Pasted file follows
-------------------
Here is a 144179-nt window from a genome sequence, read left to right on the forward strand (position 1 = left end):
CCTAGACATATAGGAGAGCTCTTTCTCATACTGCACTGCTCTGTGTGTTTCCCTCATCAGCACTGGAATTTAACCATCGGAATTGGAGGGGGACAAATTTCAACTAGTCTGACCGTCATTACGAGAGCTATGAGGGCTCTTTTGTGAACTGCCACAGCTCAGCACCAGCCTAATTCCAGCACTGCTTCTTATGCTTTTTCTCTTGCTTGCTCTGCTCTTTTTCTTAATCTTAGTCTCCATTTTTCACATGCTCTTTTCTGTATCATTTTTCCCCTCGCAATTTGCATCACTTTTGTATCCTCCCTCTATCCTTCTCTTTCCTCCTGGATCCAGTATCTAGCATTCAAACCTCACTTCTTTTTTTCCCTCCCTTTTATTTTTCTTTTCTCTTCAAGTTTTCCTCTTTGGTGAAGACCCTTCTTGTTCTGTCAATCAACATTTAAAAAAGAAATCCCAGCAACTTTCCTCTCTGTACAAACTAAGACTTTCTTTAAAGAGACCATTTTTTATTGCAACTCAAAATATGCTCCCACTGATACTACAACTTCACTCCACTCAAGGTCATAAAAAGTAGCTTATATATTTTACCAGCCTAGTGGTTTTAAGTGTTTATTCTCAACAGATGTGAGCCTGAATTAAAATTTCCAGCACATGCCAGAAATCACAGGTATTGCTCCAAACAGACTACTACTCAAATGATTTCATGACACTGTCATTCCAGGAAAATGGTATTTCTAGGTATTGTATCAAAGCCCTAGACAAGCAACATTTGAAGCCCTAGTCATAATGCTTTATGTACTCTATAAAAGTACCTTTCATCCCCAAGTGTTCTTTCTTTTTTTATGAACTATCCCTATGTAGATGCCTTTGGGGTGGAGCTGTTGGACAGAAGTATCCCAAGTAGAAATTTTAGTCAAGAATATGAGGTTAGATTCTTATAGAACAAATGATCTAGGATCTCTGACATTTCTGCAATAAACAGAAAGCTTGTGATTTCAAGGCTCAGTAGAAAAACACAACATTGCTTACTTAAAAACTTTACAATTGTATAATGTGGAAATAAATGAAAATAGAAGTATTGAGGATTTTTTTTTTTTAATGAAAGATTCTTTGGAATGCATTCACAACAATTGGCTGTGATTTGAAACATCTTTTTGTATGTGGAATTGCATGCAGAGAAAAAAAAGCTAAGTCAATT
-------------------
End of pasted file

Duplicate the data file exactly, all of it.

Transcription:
Here is a 144179-nt window from a genome sequence, read left to right on the forward strand (position 1 = left end):
CCTAGACATATAGGAGAGCTCTTTCTCATACTGCACTGCTCTGTGTGTTTCCCTCATCAGCACTGGAATTTAACCATCGGAATTGGAGGGGGACAAATTTCAACTAGTCTGACCGTCATTACGAGAGCTATGAGGGCTCTTTTGTGAACTGCCACAGCTCAGCACCAGCCTAATTCCAGCACTGCTTCTTATGCTTTTTCTCTTGCTTGCTCTGCTCTTTTTCTTAATCTTAGTCTCCATTTTTCACATGCTCTTTTCTGTATCATTTTTCCCCTCGCAATTTGCATCACTTTTGTATCCTCCCTCTATCCTTCTCTTTCCTCCTGGATCCAGTATCTAGCATTCAAACCTCACTTCTTTTTTTCCCTCCCTTTTATTTTTCTTTTCTCTTCAAGTTTTCCTCTTTGGTGAAGACCCTTCTTGTTCTGTCAATCAACATTTAAAAAAGAAATCCCAGCAACTTTCCTCTCTGTACAAACTAAGACTTTCTTTAAAGAGACCATTTTTTATTGCAACTCAAAATATGCTCCCACTGATACTACAACTTCACTCCACTCAAGGTCATAAAAAGTAGCTTATATATTTTACCAGCCTAGTGGTTTTAAGTGTTTATTCTCAACAGATGTGAGCCTGAATTAAAATTTCCAGCACATGCCAGAAATCACAGGTATTGCTCCAAACAGACTACTACTCAAATGATTTCATGACACTGTCATTCCAGGAAAATGGTATTTCTAGGTATTGTATCAAAGCCCTAGACAAGCAACATTTGAAGCCCTAGTCATAATGCTTTATGTACTCTATAAAAGTACCTTTCATCCCCAAGTGTTCTTTCTTTTTTTATGAACTATCCCTATGTAGATGCCTTTGGGGTGGAGCTGTTGGACAGAAGTATCCCAAGTAGAAATTTTAGTCAAGAATATGAGGTTAGATTCTTATAGAACAAATGATCTAGGATCTCTGACATTTCTGCAATAAACAGAAAGCTTGTGATTTCAAGGCTCAGTAGAAAAACACAACATTGCTTACTTAAAAACTTTACAATTGTATAATGTGGAAATAAATGAAAATAGAAGTATTGAGGATTTTTTTTTTTTAATGAAAGATTCTTTGGAATGCATTCACAACAATTGGCTGTGATTTGAAACATCTTTTTGTATGTGGAATTGCATGCAGAGAAAAAAAAGCTAAGTCAATT